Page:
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Earning acceptance into the graduate school of your choice feels good. Attending that graduate school free of charge, while also receiving a stipend, may seem too good to be true.

It is true, though, and we have the graduates to prove it. In just the past few years, we've put students into funded Ph.D. programs at prestigious schools like the University of Wisconsin, Michigan Tech University, Rutgers and North Carolina.

"I'm really pleased that our graduates with a passion for biology have had incredible success being accepted by some pretty high-powered programs," says Paul Pickhardt, Lakeland's Associate Professor of Biology. "If you pursue a masters or Ph.D. in biology, and you're applying to good programs, they will pay you to go to school."

We can help you get there

Whether your goal is to attend graduate school or land a job with your biology bachelor's degree, we will put you in position to succeed. We cover all the academic bases, guiding you through a wide array of classes ranging from genetics to molecular biology to chemistry and physics.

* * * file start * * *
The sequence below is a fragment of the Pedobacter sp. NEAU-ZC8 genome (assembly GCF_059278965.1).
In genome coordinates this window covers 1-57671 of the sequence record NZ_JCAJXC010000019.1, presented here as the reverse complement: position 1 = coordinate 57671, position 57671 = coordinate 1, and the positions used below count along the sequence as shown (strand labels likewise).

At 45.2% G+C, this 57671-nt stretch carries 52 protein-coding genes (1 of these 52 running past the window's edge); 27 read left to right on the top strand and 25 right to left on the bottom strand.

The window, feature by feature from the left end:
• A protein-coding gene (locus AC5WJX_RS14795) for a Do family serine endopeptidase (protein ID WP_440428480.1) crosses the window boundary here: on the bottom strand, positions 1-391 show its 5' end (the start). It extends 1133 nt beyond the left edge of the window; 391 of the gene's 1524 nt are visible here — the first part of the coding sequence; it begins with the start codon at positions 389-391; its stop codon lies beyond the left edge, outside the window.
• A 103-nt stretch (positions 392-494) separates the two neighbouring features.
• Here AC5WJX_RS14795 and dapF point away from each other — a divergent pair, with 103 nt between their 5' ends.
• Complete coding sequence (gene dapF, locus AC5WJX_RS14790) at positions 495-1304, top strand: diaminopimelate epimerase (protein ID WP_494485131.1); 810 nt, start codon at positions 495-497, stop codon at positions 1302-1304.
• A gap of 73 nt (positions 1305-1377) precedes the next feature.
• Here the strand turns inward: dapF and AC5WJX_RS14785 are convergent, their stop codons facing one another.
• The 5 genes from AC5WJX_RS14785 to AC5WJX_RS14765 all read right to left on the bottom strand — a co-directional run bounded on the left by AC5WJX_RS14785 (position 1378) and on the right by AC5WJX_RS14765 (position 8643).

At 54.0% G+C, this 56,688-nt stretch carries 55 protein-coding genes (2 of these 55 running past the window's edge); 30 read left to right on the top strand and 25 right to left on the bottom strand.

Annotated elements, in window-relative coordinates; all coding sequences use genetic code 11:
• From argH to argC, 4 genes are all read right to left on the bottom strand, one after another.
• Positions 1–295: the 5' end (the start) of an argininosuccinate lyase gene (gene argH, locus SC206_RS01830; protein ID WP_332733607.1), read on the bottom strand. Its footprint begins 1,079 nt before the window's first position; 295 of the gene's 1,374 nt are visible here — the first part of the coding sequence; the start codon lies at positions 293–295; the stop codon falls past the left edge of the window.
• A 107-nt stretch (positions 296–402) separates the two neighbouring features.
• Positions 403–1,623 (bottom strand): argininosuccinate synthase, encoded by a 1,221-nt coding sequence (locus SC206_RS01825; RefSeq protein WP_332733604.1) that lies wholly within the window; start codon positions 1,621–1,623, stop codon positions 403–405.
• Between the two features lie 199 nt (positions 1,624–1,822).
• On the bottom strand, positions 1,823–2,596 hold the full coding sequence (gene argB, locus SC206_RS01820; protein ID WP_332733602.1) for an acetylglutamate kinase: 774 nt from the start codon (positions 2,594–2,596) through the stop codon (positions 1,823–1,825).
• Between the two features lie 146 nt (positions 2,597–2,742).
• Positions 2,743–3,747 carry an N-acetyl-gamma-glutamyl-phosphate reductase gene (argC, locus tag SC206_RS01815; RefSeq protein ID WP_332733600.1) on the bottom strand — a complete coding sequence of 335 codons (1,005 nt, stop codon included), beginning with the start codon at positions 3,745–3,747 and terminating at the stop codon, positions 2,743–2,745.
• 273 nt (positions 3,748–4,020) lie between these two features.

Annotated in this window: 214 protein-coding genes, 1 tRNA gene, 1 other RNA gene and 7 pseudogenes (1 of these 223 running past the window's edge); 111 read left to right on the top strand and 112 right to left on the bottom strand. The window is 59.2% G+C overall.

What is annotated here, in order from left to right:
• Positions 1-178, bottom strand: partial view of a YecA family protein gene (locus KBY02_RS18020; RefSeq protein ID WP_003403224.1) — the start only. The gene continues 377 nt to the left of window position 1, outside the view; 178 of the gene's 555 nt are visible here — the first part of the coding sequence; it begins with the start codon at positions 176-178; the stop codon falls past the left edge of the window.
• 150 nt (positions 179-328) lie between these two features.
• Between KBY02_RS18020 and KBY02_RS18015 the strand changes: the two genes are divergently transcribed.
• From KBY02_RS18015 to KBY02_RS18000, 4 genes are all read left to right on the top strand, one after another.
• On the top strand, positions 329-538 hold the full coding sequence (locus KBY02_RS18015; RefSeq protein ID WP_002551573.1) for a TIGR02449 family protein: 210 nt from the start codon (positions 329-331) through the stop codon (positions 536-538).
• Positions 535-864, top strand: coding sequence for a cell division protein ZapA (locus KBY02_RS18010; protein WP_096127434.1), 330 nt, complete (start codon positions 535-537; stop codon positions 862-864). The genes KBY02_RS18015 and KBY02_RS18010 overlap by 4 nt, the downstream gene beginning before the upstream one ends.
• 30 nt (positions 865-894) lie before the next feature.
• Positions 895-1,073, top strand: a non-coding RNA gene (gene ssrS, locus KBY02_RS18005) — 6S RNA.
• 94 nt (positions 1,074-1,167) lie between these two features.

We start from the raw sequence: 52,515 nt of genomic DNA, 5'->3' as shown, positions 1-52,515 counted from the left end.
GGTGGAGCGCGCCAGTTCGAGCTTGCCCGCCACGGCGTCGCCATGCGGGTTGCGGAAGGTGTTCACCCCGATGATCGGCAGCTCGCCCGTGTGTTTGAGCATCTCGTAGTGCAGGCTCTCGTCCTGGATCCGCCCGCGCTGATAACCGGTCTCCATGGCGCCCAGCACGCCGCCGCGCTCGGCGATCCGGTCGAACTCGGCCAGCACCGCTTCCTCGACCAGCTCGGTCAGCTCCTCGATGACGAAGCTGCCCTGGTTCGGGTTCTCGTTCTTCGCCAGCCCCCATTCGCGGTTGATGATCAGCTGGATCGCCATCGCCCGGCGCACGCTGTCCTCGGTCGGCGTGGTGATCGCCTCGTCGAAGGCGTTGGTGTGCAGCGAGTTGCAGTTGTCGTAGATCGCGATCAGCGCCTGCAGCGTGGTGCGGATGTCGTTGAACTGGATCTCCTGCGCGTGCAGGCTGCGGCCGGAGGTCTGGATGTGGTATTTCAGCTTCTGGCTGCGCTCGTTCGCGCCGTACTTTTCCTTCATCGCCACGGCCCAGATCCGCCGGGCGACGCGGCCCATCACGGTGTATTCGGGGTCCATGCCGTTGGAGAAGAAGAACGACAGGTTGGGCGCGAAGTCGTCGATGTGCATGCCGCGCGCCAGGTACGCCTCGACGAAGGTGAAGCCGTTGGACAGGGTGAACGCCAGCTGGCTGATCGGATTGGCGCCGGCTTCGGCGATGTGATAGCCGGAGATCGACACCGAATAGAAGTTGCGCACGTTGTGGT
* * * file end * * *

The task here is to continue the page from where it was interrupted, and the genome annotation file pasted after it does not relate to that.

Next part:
Lakeland's signature approach to education involves hands-on teaching and interactive learning. Our biology program is a testament to that, with application-based lab work that breaks the mold.

"In our environmental science courses, for example, our students go out in the field and do science as if they were actually professional biologists," says Pickhardt, a 2011 Underkofler Excellence in Undergraduate Teaching award winner. "And across the curriculum, we try to emphasize that our labs aren't cookie-cutter like they are at other places. They're certainly not being taught by a grad student or teaching assistant."

Biology at Lakeland

From the ponds on our picturesque campus to the jungles of Belize, your biology journey at Lakeland University will provide you with opportunities near and far.

Every other May, a group of 10-15 Lakeland students travels to Belize for an interactive tropical biology course that emphasizes investigative research in a tropical rainforest. Students live in a lowland forest for nine days, plus study coral reef ecology on the reefs of Belize for a few days.

"If you asked all of the students who have made this trip, I think the response would be unanimous that it's a life-changing experience," says Pickhardt.


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